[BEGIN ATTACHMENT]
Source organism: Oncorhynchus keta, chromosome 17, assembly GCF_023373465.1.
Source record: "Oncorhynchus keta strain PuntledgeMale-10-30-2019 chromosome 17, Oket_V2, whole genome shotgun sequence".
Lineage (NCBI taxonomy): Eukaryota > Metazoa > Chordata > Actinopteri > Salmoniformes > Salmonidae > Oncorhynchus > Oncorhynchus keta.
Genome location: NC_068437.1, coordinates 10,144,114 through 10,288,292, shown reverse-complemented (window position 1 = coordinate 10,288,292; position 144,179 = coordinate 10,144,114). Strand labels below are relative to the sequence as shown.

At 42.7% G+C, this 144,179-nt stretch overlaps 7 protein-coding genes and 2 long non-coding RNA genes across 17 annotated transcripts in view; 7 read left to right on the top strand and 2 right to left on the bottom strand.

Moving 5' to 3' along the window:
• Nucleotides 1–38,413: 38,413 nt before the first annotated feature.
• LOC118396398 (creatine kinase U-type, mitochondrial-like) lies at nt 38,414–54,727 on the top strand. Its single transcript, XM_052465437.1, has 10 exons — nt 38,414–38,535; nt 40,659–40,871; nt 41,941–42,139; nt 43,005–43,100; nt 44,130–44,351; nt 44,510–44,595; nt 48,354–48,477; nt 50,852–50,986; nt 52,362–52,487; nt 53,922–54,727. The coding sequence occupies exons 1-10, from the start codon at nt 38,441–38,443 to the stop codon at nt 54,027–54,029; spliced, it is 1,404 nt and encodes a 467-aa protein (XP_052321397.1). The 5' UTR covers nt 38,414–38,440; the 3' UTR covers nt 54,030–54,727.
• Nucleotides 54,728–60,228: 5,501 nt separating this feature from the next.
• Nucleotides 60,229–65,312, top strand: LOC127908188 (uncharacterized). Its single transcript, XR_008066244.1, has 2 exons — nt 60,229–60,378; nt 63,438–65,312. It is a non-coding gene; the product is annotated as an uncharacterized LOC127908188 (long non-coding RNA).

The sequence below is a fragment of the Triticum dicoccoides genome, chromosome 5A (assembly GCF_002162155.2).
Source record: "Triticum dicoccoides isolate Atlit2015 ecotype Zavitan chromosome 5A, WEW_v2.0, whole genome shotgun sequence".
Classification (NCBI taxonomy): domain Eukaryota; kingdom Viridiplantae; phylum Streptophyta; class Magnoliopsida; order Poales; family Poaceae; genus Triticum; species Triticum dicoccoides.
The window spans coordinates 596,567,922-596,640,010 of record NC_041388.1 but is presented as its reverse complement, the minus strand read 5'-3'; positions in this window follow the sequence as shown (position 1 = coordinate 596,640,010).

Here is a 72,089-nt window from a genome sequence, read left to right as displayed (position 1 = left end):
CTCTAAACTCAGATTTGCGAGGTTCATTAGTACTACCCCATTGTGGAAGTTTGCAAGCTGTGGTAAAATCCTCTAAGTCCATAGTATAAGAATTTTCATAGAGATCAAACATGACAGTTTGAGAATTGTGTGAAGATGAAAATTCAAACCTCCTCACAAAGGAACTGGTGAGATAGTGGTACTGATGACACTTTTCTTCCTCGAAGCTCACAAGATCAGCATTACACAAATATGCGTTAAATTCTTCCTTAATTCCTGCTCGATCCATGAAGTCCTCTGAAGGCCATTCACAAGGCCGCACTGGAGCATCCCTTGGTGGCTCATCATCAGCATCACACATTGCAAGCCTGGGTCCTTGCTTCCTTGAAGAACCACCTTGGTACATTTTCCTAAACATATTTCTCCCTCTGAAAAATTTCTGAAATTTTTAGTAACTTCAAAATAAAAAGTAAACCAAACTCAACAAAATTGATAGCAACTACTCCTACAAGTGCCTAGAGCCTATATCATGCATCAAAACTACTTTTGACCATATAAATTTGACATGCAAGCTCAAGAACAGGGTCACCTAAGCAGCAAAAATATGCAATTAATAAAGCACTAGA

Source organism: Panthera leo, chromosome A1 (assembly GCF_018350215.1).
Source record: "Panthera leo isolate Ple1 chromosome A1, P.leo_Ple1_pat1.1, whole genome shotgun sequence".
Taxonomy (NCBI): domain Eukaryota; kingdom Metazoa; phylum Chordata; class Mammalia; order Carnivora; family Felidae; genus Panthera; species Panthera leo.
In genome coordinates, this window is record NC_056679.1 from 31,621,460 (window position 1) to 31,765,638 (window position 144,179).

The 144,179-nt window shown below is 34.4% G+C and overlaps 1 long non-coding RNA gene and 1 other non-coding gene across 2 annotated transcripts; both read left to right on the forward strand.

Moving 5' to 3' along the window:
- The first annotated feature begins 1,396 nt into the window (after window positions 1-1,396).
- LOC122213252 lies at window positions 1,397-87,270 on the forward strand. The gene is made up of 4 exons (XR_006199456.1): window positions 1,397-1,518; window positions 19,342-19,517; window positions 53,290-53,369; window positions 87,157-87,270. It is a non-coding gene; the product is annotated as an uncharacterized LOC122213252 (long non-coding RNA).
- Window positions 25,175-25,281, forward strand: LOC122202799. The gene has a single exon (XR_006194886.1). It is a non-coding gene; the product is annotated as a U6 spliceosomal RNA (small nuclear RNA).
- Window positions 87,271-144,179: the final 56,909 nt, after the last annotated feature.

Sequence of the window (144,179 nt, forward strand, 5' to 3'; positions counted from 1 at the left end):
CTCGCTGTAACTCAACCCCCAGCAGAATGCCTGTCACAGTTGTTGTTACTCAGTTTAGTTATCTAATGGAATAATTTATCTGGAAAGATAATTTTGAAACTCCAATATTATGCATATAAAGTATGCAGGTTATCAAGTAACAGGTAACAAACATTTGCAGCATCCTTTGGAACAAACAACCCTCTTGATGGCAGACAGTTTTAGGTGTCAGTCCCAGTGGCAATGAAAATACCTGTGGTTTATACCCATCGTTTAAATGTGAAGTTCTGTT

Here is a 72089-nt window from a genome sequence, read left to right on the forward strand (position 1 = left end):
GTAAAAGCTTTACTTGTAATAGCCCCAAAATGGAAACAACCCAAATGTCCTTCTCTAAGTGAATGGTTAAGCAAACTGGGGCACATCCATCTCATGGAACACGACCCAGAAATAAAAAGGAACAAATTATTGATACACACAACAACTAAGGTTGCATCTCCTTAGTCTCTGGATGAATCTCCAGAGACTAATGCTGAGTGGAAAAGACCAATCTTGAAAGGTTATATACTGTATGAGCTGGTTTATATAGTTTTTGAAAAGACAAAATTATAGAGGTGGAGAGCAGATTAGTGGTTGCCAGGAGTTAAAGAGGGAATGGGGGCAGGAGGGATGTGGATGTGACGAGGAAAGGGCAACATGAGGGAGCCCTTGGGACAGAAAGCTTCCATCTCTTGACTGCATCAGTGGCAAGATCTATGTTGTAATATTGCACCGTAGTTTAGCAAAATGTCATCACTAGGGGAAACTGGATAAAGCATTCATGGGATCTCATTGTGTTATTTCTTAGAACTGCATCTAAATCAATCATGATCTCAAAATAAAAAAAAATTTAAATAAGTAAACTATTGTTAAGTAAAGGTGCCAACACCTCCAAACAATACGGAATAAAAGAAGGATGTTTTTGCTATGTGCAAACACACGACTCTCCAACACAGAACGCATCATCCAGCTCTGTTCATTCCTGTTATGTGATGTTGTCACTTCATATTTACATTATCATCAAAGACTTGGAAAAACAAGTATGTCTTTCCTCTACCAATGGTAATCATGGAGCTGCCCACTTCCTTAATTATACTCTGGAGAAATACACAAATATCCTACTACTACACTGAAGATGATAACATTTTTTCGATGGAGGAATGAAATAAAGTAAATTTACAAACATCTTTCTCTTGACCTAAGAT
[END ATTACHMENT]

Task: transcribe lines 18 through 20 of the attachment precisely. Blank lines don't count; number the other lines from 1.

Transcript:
Source record: "Panthera leo isolate Ple1 chromosome A1, P.leo_Ple1_pat1.1, whole genome shotgun sequence".
Taxonomy (NCBI): domain Eukaryota; kingdom Metazoa; phylum Chordata; class Mammalia; order Carnivora; family Felidae; genus Panthera; species Panthera leo.
In genome coordinates, this window is record NC_056679.1 from 31,621,460 (window position 1) to 31,765,638 (window position 144,179).